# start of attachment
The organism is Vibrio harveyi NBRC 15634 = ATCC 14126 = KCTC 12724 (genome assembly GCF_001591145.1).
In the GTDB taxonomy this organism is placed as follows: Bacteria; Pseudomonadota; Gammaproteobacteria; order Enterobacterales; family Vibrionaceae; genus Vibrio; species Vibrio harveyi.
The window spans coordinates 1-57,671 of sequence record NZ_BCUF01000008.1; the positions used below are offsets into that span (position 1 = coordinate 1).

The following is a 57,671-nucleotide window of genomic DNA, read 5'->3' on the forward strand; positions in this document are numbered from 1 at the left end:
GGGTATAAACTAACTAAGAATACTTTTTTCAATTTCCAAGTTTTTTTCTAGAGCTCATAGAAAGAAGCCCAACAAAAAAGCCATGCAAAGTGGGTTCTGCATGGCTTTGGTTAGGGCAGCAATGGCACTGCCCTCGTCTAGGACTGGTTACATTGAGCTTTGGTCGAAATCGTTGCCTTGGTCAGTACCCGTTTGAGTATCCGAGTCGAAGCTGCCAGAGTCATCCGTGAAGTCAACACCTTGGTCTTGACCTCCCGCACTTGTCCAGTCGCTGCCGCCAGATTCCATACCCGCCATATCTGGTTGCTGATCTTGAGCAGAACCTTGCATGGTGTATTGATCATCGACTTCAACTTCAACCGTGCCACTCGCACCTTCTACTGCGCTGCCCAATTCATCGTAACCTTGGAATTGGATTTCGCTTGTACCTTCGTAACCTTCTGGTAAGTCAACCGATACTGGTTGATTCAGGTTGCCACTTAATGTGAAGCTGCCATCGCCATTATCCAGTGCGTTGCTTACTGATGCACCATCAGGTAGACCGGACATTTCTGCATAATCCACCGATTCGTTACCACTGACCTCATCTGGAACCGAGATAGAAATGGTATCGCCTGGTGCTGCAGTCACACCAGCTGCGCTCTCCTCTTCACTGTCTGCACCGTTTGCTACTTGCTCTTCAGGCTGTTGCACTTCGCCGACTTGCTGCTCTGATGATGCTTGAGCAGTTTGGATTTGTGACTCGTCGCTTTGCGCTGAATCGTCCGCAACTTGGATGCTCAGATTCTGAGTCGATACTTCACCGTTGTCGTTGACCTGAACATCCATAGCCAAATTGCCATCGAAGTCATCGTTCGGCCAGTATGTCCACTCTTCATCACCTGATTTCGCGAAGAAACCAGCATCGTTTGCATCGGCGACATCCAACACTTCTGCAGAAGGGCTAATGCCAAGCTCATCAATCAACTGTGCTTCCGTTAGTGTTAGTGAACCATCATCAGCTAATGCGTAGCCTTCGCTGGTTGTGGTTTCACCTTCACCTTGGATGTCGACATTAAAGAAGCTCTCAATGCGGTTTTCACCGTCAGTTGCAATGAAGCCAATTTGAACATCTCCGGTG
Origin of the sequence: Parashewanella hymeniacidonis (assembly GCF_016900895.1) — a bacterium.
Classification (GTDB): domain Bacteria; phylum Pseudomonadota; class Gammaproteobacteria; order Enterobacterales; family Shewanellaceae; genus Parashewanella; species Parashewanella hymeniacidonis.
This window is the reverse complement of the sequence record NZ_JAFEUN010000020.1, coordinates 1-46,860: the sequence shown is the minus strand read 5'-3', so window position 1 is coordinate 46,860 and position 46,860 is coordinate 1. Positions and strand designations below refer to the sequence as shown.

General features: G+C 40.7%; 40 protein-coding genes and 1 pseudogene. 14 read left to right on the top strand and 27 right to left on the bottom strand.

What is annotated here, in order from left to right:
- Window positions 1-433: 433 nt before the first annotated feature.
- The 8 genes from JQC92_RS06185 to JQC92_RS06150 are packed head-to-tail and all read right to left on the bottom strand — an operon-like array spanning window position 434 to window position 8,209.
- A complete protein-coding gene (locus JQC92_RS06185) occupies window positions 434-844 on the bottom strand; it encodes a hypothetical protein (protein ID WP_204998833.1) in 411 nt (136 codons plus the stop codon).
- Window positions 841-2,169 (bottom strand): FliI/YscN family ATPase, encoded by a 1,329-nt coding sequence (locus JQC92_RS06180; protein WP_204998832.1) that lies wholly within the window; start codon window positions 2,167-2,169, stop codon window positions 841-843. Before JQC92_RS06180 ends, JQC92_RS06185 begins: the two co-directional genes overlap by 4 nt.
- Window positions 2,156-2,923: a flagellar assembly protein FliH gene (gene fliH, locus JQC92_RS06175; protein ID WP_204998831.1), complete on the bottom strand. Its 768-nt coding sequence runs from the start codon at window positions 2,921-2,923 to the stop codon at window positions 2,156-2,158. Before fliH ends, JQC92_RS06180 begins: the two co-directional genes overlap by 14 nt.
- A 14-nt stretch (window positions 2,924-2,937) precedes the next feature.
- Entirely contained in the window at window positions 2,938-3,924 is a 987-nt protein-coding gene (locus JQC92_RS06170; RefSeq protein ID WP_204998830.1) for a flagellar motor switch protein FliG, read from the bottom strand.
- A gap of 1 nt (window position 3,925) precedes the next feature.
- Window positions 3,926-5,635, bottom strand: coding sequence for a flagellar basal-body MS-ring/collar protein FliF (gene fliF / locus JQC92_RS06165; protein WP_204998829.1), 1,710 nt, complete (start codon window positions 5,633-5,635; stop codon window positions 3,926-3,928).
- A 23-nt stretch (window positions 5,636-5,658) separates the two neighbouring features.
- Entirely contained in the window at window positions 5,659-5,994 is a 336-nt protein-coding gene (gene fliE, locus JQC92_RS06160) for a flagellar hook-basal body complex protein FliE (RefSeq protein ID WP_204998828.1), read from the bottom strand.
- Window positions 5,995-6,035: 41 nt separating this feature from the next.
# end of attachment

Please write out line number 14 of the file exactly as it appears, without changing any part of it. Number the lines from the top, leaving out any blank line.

- Window positions 841-2,169 (bottom strand): FliI/YscN family ATPase, encoded by a 1,329-nt coding sequence (locus JQC92_RS06180; protein WP_204998832.1) that lies wholly within the window; start codon window positions 2,167-2,169, stop codon window positions 841-843. Before JQC92_RS06180 ends, JQC92_RS06185 begins: the two co-directional genes overlap by 4 nt.